Freedom isn’t free, also does not mean free

The Freedom Tower, formerly named for world trade

The Freedom Tower, formerly named for world trade

Remember when the word “freedom” described the power to act without restraint and not, you know, whatever else the speaker might like? Me neither. I know I said I’d never forget, but I said that all the time back then. Anyway, “freedom” now refers to what we get for being American, plus aspects of American culture such as commerce, religious devotion, muscle cars, whatever. It’s a rhetorical trope. In the 21st-century United States, saying “freedom” will hypnotize a small percentage of your audience, much as you could manipulate people during the occupation of Paris by humming La Marseillaise.

I mention this migrating usage of “freedom” because I ran across a particularly egregious abuse of it in the article Court Refuses to Stay Its Decision Striking Down Virginia’s Same-Sex Marriage Ban. Just look at all those negations. Once you get around to refusing to overturn your decision to invalidate a ban, you know controversy has turned to mire. You can also tell by this argument:

“The people of Virginia and every other state should continue to be free to preserve marriage as the union of one man and one woman in their laws if they choose to do so,” said Byron Babione, senior counsel for the Alliance Defending Freedom, which represents a Prince William County court clerk who supports the ban.

That there is a choice specimen of what I will call The Appeal to Freedom.

The Appeal to Freedom presents in terms of freedom an argument that has little to do with it. In this case, a lawyer for the carefully-named Alliance Defending Freedom asks us to consider gay marriage in terms of the freedom to make it illegal. That’s counterintuitive, since the two positions on this issue are:

  1. people should be allowed to marry people of the same sex, and
  2. people should not be allowed to marry people of the same sex.

One of these positions asks us to make Virginians free to do more stuff. If you cared only about maximizing freedom, you would have no problem deciding which of these comported with your values. That’s a problem for Babione, since we all like freedom. Obviously some of us like other things, too, e.g. the Book of Leviticus, but that’s not a top-shelf shared value like “freedom.” So the Alliance Defending Freedom reduces the comparative power of this value to decide the argument by associating its position with freedom, too.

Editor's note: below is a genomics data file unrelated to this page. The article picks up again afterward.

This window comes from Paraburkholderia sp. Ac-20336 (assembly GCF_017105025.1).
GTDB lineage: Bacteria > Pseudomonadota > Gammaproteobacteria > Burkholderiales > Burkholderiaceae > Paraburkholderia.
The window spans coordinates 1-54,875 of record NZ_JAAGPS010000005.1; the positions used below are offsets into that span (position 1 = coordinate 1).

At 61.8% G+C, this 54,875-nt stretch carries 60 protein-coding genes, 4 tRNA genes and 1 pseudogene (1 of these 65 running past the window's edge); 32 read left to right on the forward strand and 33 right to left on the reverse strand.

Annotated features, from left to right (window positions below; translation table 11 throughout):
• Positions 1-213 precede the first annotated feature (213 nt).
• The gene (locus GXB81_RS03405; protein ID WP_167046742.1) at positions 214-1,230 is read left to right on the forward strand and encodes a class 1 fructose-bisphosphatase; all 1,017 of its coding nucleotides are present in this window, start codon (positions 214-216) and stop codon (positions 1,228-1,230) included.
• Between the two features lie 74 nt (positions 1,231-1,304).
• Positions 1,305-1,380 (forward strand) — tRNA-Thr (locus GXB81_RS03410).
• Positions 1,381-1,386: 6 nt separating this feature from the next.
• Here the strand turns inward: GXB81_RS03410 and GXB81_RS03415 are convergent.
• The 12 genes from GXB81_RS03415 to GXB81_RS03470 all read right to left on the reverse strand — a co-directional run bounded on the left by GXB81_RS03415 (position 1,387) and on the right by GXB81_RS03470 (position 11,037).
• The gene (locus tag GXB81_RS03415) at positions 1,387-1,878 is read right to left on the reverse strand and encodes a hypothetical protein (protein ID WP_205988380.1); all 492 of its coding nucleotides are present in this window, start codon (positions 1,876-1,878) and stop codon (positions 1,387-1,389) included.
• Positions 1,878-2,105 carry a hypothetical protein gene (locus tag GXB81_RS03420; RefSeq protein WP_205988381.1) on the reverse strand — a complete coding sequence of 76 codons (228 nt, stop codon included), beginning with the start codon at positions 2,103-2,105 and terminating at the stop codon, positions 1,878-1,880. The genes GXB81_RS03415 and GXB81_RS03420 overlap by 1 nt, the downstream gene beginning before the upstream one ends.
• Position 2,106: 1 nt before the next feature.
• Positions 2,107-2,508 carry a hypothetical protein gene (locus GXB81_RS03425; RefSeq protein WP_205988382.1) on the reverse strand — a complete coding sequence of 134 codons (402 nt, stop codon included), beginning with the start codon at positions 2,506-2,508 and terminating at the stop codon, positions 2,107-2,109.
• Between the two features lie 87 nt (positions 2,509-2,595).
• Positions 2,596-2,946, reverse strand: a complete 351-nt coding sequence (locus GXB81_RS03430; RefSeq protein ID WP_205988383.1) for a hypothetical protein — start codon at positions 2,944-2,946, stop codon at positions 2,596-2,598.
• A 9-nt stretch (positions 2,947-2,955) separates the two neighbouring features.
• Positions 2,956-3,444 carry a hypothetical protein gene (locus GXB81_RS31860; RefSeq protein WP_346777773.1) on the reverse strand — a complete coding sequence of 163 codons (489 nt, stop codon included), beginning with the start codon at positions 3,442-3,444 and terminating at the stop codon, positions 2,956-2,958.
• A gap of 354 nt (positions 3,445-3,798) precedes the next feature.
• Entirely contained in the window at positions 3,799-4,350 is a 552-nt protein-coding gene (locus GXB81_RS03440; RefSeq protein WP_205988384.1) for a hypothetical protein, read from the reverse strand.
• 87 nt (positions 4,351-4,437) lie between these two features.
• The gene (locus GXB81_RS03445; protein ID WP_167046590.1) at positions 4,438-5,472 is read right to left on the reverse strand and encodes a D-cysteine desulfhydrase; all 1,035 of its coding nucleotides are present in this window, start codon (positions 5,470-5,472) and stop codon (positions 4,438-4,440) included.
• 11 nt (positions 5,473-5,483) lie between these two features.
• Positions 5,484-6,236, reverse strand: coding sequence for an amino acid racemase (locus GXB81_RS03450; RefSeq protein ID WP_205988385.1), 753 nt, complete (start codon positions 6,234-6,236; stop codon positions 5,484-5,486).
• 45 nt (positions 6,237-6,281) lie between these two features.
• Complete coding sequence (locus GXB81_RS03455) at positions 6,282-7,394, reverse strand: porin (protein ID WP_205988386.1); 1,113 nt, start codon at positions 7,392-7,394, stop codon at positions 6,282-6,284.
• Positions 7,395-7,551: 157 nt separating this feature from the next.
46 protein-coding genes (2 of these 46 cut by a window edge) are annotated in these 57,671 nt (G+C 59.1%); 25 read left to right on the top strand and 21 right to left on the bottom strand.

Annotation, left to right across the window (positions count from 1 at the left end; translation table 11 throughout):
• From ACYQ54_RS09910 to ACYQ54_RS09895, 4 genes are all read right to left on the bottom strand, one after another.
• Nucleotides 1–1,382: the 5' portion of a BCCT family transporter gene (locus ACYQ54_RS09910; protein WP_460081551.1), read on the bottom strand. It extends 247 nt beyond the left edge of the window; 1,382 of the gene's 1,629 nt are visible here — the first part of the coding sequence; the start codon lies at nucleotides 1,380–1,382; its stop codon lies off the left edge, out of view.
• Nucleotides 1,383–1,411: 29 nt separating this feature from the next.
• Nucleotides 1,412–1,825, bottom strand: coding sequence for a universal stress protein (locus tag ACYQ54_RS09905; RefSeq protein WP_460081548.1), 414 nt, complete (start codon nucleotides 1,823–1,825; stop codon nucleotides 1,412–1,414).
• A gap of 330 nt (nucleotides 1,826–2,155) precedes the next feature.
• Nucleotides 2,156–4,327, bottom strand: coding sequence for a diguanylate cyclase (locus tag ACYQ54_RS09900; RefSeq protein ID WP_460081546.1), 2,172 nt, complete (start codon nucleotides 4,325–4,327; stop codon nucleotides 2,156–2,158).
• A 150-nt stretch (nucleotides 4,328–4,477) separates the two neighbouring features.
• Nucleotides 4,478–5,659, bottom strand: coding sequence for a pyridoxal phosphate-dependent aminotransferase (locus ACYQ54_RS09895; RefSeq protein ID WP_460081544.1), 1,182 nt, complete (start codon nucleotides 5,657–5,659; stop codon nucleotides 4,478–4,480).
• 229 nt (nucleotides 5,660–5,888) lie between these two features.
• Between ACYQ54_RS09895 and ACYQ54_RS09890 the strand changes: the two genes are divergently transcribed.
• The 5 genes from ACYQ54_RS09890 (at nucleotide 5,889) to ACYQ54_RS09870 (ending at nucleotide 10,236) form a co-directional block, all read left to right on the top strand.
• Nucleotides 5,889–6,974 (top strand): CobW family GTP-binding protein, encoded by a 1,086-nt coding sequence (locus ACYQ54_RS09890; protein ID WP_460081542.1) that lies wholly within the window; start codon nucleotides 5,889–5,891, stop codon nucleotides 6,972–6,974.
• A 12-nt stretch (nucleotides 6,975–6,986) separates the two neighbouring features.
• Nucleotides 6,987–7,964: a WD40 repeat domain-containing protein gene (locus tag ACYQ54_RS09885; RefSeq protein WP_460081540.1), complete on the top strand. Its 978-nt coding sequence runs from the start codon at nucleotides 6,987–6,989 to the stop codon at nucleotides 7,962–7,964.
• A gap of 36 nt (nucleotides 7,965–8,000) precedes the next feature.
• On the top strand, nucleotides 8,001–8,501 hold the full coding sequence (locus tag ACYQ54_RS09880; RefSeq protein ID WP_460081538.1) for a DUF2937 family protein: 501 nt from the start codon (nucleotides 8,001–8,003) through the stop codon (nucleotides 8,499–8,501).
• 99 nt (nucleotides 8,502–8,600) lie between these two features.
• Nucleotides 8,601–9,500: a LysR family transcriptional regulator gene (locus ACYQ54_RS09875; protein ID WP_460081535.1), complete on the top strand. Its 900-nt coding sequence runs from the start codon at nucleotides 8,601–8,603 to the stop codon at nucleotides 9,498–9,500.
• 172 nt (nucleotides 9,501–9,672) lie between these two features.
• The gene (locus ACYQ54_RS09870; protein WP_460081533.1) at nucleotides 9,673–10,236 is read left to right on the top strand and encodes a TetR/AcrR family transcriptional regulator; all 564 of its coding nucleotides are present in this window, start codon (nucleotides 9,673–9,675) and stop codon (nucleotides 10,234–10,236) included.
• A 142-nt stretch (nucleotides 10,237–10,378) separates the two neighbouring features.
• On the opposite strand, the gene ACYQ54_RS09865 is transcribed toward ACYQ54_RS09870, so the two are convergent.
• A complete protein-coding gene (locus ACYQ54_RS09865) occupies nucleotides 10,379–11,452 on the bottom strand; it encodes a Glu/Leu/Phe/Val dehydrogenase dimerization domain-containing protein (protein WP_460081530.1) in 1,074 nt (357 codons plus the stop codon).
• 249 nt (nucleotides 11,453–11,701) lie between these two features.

We saw a similar Appeal to Freedom last week, when a man who wanted to prevent Missoula’s naked bike ride argued that it infringed on his freedom to be along the route and not see it. In both cases, evoking freedom as a reason to not let people do something dilutes the power of freedom in the argument. That’s good for the anti-freedom side, at least in discourse over that particular issue.

Note, though, that it is bad for discourse in general. These cynical Appeals to Freedom are worthwhile partly because shared values are such a good way to resolve arguments. We need them, and now that Catholicism and dignity of comportment are over we have precious few. It is therefore dangerous to construct arguments against individual liberty as pro-freedom, because it reduces our ability to talk about and implement one of our shared values when we really need to.

By using freedom to mean both “the power to do things” and “the power to prevent people from doing things,” we make the meaning of the word less specific. It stops referring to a particular thing we all value and becomes a vague synonym for “good.” That deprives us of a useful tool for coming to agreement. Since both sides of any debate invariably present their positions as good, any declaration of simple goodness is dead air.

It’s a whereof one cannot speak, thereof one must be silent problem. Making “freedom” mean anything makes it difficult to talk about freedom meaningfully. For people who want to restrict others, the sinister beauty of The Appeal to Freedom is that it renders freedom a less decisive value in arguments generally. The more you use that word to mean its opposite, the more discourse functions as if that shared value did not exist.

I’m not sure when I started using “freedom” ironically. It was sometime before the Freedom Tower but after freedom fries. It was before logic dictated that America is always free because freedom is anything American. Maybe I was more free then than now, but it’s hard to say—because what does that mean, really?

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